Step 1. Develop a Long-term Vision
My son or daughter will return home from school in five years to join the business.
I plan to farm for ten more years and then sell the business.
I want to enjoy more family time.
I am ready to make a major investment in the dairy business.
Step 2. Select a Coordinator
Identify one of your current farm advisers that you work well with, that has good organizational skills, and that you feel will be able to keep the team focused and moving forward.
Work with them to outline major problems for the farm.
Review the list of potential team members you developed in the Team Membership section. Identify missing talent that the team will need to address the business dilemmas and determine who could be sought to fill the need.
Review new list of potential team members to determine who would make good team players and who would work better as independent advisers. Discuss your ideas with prospective team members. Ask if they feel they could contribute to the process for the next year. Ask if and how much they would charge for the time spent working on the team. Keep in mind that you may replace any member of the team if he or she is not committed to the team. You will want to review the Benefits of Team Membership section before you make these contacts.
Step 3. Set the Agenda
Set the agenda for the initial meeting. Plan time to introduce people and begin to build trust and respect among the team members. Plan a walking tour of key facilities and provide summary background information. Start the problem identification process by initiating the S.W.O.T. analysis (covered under Team Tools for Success) during the first meeting. Address the need for ground rules (included in Team Meetings) and start to make a list of them for the team to modify and approve. Identify team responsibilities.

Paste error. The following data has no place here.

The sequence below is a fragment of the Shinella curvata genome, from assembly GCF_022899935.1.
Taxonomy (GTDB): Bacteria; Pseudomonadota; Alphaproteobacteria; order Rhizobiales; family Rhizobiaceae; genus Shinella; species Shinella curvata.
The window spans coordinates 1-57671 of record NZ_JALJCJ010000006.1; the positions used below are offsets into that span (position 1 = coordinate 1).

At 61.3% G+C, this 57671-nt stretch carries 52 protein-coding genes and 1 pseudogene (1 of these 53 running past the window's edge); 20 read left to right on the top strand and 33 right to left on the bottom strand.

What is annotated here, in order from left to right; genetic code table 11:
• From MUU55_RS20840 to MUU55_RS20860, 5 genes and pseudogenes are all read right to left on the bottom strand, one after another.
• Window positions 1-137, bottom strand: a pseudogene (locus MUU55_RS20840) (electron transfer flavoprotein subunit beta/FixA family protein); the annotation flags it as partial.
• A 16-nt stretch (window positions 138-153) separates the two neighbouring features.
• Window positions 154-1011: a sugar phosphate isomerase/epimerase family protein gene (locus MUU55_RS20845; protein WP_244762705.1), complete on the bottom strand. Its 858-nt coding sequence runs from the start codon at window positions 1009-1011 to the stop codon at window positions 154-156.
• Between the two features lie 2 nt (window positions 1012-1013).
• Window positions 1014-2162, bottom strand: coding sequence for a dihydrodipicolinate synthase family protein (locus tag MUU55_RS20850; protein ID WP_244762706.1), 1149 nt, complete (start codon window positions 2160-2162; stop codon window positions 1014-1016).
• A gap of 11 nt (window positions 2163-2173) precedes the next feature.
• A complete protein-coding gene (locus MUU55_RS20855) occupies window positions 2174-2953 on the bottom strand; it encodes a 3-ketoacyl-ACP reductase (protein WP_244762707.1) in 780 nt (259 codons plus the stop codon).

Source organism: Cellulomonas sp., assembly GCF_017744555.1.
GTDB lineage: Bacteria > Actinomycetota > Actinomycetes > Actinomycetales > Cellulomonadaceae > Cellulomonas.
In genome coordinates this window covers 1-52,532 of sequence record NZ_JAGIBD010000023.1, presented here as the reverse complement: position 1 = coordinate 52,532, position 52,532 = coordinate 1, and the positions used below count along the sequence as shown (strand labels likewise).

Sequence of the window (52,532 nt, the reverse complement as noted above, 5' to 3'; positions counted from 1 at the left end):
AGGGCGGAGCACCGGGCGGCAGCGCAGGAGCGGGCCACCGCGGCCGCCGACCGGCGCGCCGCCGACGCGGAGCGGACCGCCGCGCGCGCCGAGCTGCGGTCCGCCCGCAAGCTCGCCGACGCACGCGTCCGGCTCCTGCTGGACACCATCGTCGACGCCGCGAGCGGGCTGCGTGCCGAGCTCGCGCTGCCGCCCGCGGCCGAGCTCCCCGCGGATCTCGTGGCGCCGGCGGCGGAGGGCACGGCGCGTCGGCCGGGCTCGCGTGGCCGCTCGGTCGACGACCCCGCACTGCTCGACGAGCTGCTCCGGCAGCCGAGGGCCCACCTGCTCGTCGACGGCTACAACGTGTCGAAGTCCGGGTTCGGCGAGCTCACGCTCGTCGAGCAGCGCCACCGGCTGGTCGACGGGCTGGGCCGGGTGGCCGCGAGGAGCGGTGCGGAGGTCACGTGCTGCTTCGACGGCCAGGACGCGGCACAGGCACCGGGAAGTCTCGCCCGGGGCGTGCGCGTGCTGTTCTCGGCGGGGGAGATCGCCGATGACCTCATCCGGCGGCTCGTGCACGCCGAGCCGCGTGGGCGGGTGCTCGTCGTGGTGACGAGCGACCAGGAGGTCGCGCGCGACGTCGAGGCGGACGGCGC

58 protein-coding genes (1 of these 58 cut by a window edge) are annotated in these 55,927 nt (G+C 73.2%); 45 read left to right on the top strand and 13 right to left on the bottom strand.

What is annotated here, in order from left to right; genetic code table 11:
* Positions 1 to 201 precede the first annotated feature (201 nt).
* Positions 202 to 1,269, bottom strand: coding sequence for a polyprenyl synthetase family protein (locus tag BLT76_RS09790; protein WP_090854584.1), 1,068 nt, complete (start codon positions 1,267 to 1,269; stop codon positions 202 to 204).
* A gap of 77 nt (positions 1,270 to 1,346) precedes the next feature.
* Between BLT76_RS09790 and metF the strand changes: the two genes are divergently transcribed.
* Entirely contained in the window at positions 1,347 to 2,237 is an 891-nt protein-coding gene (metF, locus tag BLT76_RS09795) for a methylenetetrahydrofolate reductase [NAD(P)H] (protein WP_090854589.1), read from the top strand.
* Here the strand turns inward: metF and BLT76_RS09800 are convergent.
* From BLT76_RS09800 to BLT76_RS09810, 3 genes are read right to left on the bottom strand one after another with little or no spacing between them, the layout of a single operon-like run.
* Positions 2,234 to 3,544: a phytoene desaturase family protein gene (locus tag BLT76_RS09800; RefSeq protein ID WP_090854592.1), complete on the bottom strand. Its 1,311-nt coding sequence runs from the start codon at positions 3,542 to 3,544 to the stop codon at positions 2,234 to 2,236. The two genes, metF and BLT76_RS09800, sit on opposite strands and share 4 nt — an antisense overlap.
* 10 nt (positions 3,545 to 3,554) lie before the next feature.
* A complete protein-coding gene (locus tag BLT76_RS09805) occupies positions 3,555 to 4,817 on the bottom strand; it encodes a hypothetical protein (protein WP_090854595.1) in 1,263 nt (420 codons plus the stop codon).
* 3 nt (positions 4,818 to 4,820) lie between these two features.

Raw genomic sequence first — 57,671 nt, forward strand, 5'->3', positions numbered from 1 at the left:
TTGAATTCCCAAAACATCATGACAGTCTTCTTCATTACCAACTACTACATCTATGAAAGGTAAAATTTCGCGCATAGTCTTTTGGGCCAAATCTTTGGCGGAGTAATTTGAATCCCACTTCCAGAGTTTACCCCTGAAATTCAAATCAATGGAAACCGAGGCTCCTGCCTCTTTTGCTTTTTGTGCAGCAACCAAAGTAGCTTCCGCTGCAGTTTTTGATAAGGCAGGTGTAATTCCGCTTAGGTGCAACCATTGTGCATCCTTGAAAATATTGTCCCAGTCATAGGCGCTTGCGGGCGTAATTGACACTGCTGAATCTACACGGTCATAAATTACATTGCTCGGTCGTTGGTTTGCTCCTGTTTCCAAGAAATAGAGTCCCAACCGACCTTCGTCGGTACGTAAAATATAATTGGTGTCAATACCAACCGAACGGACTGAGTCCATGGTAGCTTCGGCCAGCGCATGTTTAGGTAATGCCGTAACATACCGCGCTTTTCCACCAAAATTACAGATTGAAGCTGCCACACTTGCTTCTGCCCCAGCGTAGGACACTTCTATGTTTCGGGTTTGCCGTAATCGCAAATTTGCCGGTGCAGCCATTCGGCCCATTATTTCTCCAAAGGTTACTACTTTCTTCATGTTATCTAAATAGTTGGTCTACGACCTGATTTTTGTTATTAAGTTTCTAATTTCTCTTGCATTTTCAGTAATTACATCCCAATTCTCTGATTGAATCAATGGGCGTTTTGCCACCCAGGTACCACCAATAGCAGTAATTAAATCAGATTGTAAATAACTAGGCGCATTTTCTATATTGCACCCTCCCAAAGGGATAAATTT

Step 4. Set the Time, Date and Location
Schedule the team meeting when some of the advisers may already be visiting the farm or in the area. Set a start time and an ending time and hold to it. Plan to meet regularly until team members learn to work in unison. Plan frequent meetings so team members remember the team purpose, progress made, and the problems to be addressed.
Step 5. Complete a Business Assessment
Before the first team meeting you will want to complete a business assessment. What are the family values and objectives? What is the owner's vision for the business in the next five years? Share some of the highlights of family/business values, key farm data and owner's vision with the advisory team at your first meeting.
Step 6. Conduct Your First Meeting
Record progress. Near the end of the first meeting set the date, time, location and agenda for the next meeting. Give assignments to team members before they leave. After the meeting send out meeting notes and an announcement of the next meeting. Eventually you will want to develop action plans and a system to monitor progress. See Team Meetings for sample forms.